According to the Daily Caller, however, King’s story was suspect. Citing a police report as well as the detective who investigated the incident, the Web site reported that “the altercation involved only one other student” and was not listed as a hate crime. “King … has related the story of the hate crime on his blogs and in his recent self-help book, seemingly to bolster his credibility as an activist and as a self-help guru. But King’s telling of the assault does not match up with a police report from the case.”

On Monday, Glenn Beck’s Web site the Blaze picked up on the police report, noting that the detective classified King as white.

In an interview with the New York Times, Keith Broughton, the investigating detective, said he never asked King about his race and marked him “white” on the form based on the observation of the student’s light skin and his white mother.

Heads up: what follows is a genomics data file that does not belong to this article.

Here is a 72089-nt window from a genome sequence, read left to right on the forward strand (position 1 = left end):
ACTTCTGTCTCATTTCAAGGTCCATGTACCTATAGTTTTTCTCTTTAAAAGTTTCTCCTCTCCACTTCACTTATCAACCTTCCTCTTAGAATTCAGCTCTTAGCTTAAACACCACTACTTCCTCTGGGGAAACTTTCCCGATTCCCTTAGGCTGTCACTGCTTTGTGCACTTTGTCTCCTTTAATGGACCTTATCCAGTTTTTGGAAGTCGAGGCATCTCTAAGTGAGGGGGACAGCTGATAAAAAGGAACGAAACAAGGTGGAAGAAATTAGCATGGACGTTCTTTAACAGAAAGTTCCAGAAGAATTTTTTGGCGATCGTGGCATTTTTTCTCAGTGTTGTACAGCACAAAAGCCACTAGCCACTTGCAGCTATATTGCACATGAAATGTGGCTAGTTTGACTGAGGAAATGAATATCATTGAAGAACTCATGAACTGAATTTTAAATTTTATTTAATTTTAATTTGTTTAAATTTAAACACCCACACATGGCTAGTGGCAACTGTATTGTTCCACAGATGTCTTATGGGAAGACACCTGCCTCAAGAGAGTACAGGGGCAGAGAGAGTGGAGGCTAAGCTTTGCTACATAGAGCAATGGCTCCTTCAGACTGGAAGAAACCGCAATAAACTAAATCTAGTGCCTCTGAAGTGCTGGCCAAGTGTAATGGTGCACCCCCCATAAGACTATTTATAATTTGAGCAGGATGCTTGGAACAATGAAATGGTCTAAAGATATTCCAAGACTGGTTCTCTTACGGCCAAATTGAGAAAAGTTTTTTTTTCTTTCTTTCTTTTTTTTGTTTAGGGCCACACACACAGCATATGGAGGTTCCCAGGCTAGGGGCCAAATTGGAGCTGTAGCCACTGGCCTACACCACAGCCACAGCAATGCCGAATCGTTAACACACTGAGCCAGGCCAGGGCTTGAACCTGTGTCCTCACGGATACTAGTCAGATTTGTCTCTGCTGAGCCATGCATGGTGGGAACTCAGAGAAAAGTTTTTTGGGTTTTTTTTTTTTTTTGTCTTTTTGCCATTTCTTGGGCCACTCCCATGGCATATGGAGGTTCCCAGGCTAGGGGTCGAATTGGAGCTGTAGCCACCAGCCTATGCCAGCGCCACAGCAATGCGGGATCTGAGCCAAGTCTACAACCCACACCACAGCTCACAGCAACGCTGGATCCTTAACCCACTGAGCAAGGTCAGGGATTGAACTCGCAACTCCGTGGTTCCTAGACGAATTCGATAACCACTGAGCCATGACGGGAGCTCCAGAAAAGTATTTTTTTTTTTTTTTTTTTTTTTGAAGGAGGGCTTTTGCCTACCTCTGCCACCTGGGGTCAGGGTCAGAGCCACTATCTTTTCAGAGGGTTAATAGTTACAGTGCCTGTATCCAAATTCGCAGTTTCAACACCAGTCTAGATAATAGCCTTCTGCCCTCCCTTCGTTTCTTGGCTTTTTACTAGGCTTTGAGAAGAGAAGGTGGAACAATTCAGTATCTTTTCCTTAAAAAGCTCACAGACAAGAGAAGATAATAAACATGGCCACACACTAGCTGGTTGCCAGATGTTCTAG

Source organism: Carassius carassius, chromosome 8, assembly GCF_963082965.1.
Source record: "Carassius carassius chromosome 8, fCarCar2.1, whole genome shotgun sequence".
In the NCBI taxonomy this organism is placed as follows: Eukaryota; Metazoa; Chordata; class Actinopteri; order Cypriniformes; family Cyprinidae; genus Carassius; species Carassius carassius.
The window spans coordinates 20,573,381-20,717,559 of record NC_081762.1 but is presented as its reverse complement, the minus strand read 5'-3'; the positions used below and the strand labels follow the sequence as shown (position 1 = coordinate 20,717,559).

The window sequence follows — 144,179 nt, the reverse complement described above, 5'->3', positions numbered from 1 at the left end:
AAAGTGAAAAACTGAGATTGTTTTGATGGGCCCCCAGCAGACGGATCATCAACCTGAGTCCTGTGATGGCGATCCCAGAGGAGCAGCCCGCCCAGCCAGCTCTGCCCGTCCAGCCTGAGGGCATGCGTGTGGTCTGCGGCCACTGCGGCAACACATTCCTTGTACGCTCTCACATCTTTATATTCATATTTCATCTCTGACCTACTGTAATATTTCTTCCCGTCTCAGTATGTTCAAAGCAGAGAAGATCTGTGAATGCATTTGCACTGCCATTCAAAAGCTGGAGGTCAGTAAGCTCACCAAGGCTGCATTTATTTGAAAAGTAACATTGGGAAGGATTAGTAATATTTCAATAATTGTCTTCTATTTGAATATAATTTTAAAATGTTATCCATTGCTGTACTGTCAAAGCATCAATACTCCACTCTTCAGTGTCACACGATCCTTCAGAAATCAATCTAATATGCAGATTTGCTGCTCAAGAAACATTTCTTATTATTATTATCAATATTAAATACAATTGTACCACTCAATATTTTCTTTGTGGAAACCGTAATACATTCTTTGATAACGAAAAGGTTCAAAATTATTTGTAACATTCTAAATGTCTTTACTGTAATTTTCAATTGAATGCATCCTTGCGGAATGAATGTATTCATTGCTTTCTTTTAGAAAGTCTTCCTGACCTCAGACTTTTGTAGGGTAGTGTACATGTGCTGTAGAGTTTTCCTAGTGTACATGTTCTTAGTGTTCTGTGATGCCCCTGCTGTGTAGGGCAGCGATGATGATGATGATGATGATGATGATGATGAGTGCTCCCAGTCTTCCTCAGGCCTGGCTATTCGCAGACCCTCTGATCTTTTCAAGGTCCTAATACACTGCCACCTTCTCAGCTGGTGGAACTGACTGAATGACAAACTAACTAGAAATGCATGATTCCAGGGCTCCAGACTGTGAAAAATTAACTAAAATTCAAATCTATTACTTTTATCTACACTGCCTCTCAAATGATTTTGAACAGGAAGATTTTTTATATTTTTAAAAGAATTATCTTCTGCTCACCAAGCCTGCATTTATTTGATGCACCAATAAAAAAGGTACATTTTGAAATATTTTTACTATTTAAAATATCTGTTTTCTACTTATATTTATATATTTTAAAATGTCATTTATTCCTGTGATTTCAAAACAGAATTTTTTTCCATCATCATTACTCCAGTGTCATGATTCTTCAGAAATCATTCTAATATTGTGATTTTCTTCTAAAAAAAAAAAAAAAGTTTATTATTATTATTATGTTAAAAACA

In an article on Wednesday, a Breitbart writer claimed that King’s alma mater, Morehouse College, had “distanced itself from the outspoken activist.” (In fact, the college merely declined to comment.)

As King pointed out on Twitter Wednesday, a number of fellow students from his high school have supported his version of events.

“Shaun was quite literally ambushed by a large group of large people,” wrote Shea Gold on Facebook. “He never saw what hit him. He never had a chance. I didn’t stop to count how many attacked him, but the number was easily in the neighborhood of a dozen.” Gold confirmed his account in an email to The Post, adding that he and King barely knew each other so he had no reason to defend the activist.